By Rob Whiteman, CIPFA CEO
When he spoke at the LGA finance conference earlier this month, Communities Secretary Robert Jenrick was clear that councils must curtail the risk of their commercial investments or understand that government will take a more active role in managing this. His department's Permanent Secretary, Jeremy Pocklington, set an equally clear tone at a recent CIPFA roundtable for CFOs. They stressed the importance of taxpayer funds being used in an appropriate, responsible and accountable way for the benefit of communities.
It's no wonder this is coming to the forefront of government attention. Over three years (2016/17–2018/19), £6.6bn was spent by councils on commercial property, with £2.3bn of that on retail acquisitions. This represents 14.4 times more spend on commercial property acquisitions when compared with the preceding three years.
Discussions around the purchase of commercial property have grown to the extent of questioning the governance and commercial skills of the sector. It would be regrettable for future potential innovation by the majority of local authorities to be constrained as a result of the bad press generated by relatively few councils. Many authorities continue to be innovative, displaying commercial skills while still understanding fundamental issues, such as their core public purpose, appropriate levels of risk when using public funds and compliance with the Prudential Code.
Ultimately, the core purposes of councils are the provision of public services and economic regeneration that meet local need and achieve value for money. Like everyone, we have grave concerns about the level of cuts meted out to local government over the last decade and continue to lobby hard for more resources, but CIPFA has given leadership and remained clear that facing budget challenges is not cover to take excessive commercial risk and misapply the Prudential Code. The idea that commercial income can be used to cover services does not override the fact that borrowing for yield only is unequivocally "in advance of need" under the Code.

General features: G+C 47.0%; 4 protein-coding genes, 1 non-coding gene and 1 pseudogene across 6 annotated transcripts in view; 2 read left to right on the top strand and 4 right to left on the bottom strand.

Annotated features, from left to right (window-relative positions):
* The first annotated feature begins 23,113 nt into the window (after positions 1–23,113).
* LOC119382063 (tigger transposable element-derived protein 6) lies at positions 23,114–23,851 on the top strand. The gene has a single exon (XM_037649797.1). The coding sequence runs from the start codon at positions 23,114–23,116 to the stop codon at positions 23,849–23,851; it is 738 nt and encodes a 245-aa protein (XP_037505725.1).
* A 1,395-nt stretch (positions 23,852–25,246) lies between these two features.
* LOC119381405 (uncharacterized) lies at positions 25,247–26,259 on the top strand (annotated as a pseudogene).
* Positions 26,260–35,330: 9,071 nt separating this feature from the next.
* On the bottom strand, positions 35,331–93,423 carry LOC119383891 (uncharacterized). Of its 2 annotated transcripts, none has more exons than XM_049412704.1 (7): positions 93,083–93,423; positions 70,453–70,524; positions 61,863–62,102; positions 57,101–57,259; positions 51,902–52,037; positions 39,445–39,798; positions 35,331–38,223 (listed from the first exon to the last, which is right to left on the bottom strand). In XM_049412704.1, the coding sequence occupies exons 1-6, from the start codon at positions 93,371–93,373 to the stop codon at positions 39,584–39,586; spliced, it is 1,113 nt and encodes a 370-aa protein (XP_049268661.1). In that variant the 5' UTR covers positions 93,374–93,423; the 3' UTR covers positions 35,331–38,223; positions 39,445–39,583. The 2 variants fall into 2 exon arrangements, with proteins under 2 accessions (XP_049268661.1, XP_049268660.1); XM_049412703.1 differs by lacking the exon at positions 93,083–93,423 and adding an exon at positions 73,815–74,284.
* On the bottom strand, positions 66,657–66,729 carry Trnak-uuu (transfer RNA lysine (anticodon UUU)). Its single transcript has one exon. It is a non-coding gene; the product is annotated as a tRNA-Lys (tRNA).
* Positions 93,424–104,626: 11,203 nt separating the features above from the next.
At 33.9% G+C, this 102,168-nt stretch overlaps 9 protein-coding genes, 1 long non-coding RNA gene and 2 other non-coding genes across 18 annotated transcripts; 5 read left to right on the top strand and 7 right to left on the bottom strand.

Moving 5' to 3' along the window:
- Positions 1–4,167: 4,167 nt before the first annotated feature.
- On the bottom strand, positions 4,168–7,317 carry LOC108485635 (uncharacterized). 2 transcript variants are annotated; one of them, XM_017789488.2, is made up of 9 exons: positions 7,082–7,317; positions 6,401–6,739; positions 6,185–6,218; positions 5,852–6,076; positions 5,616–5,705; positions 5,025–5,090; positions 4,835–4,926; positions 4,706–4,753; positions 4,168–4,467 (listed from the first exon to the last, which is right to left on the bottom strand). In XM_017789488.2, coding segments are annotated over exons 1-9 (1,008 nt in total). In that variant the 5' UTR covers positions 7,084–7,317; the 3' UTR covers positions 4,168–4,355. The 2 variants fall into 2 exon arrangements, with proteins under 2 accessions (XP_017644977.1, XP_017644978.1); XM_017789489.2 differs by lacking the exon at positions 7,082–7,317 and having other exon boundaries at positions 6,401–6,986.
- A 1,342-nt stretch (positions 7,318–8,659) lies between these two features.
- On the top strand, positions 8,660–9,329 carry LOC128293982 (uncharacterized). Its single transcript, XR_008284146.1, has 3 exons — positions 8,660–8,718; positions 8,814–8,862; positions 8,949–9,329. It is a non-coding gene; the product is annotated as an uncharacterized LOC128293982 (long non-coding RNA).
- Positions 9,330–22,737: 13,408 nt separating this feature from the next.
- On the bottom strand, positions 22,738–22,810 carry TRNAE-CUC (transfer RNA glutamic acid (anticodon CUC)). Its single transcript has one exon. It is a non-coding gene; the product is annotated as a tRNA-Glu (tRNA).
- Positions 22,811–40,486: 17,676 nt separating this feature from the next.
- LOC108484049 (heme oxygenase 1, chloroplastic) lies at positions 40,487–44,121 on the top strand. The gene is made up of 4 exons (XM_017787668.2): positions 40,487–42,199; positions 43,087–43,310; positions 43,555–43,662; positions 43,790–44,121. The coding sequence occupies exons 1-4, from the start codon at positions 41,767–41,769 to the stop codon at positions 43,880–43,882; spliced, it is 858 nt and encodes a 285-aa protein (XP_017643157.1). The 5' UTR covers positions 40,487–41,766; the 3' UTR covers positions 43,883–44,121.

My observation is that the sector has been very tolerant of those councils misinterpreting the Code, even though it undermines the case for sector freedoms. What we hear clearly from the Secretary of State and Permanent Secretary is that the government does not share any such tolerance and all councils will see their freedoms reduced if problems persist.
Moving forward, as we recover from the impact of COVID-19, councils are vital to the revival and regeneration of local economies, and CIPFA hopes we can keep the Prudential Code regime in place to see investment in service innovation, development programmes, infrastructure and housing. Everyone in the sector who wishes to see this too should assist CIPFA to ensure any residual non-compliance with the Code ceases. And we hope reform through Redmond ensures that high quality external audit challenges local decision-making and accounting treatment where needed.
Local government often has highly developed commercial acumen to use complex instruments and enter into commercial partnerships and contracts, for example on regeneration schemes, but this is not universally the case. Generally in the private sector, material commercial decisions first involve very rigorous internal challenge and governance, second, external challenge and detailed analysis from the capital markets which provide finance, and third, reference to shareholders/major investors to ensure they are supportive of the strategic intent. Councils rely on the first of these in the absence of the other two, and CIPFA promotes using independent advisors and independent audit committee members to make governance as strong as possible. Our Treasury Management Panel is further looking at definitions and information needs to drive good comparative management information on investment returns to assist this.
Finally, while CIPFA will work with CFOs and finance departments to raise skills through an enhanced CPD technical compliance statement and training arrangements, as well as offer commercial skills training for audit committees, the clear messages from Robert Jenrick and Jeremy Pocklington demonstrate that compliance with the Prudential Code needs sector-wide attention from leaders, cabinets, CEOs and directors of regeneration too; and not seen as just a bureaucratic hoop for CFOs to get through with their auditors. Some councils with ready access to the PWLB through the Prudential Regime are leveraged on commercial activity in a way that the capital markets would not support in the corporate sector. Put bluntly, such high borrowing is distinctly uncommercial. Where excessive commercial risk has been taken, it's a sector-wide failure that we all have a role in addressing.
This article first appeared in the Local Government Chronicle.